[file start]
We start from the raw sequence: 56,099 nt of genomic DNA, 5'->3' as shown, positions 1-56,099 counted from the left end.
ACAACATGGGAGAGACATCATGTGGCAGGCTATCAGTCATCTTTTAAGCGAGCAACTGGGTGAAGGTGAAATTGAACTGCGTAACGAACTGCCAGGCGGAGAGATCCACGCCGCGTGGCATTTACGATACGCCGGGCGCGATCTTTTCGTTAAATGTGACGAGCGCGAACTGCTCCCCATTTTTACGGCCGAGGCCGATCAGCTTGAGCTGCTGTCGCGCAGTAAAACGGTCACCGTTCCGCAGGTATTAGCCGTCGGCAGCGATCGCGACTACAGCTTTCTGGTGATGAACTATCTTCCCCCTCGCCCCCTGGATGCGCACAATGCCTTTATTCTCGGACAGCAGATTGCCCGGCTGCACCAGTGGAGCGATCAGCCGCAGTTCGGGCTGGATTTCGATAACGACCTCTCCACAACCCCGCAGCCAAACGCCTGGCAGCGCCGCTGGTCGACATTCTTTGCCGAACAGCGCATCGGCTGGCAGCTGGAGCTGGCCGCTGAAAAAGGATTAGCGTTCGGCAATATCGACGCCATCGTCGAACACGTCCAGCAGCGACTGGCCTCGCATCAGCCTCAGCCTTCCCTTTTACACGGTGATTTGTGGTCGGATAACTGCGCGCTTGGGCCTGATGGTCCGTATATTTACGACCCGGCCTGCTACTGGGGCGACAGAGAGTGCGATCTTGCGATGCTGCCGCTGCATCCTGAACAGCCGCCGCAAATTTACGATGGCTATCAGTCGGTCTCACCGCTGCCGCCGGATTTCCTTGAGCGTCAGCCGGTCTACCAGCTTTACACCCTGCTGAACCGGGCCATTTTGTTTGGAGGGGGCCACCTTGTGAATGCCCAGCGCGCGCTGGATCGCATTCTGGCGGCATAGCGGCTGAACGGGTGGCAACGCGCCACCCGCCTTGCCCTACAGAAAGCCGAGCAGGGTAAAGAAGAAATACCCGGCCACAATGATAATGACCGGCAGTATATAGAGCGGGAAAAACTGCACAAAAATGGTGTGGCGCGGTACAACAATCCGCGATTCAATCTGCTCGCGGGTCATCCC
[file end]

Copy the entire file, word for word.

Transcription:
We start from the raw sequence: 56,099 nt of genomic DNA, 5'->3' as shown, positions 1-56,099 counted from the left end.
ACAACATGGGAGAGACATCATGTGGCAGGCTATCAGTCATCTTTTAAGCGAGCAACTGGGTGAAGGTGAAATTGAACTGCGTAACGAACTGCCAGGCGGAGAGATCCACGCCGCGTGGCATTTACGATACGCCGGGCGCGATCTTTTCGTTAAATGTGACGAGCGCGAACTGCTCCCCATTTTTACGGCCGAGGCCGATCAGCTTGAGCTGCTGTCGCGCAGTAAAACGGTCACCGTTCCGCAGGTATTAGCCGTCGGCAGCGATCGCGACTACAGCTTTCTGGTGATGAACTATCTTCCCCCTCGCCCCCTGGATGCGCACAATGCCTTTATTCTCGGACAGCAGATTGCCCGGCTGCACCAGTGGAGCGATCAGCCGCAGTTCGGGCTGGATTTCGATAACGACCTCTCCACAACCCCGCAGCCAAACGCCTGGCAGCGCCGCTGGTCGACATTCTTTGCCGAACAGCGCATCGGCTGGCAGCTGGAGCTGGCCGCTGAAAAAGGATTAGCGTTCGGCAATATCGACGCCATCGTCGAACACGTCCAGCAGCGACTGGCCTCGCATCAGCCTCAGCCTTCCCTTTTACACGGTGATTTGTGGTCGGATAACTGCGCGCTTGGGCCTGATGGTCCGTATATTTACGACCCGGCCTGCTACTGGGGCGACAGAGAGTGCGATCTTGCGATGCTGCCGCTGCATCCTGAACAGCCGCCGCAAATTTACGATGGCTATCAGTCGGTCTCACCGCTGCCGCCGGATTTCCTTGAGCGTCAGCCGGTCTACCAGCTTTACACCCTGCTGAACCGGGCCATTTTGTTTGGAGGGGGCCACCTTGTGAATGCCCAGCGCGCGCTGGATCGCATTCTGGCGGCATAGCGGCTGAACGGGTGGCAACGCGCCACCCGCCTTGCCCTACAGAAAGCCGAGCAGGGTAAAGAAGAAATACCCGGCCACAATGATAATGACCGGCAGTATATAGAGCGGGAAAAACTGCACAAAAATGGTGTGGCGCGGTACAACAATCCGCGATTCAATCTGCTCGCGGGTCATCCC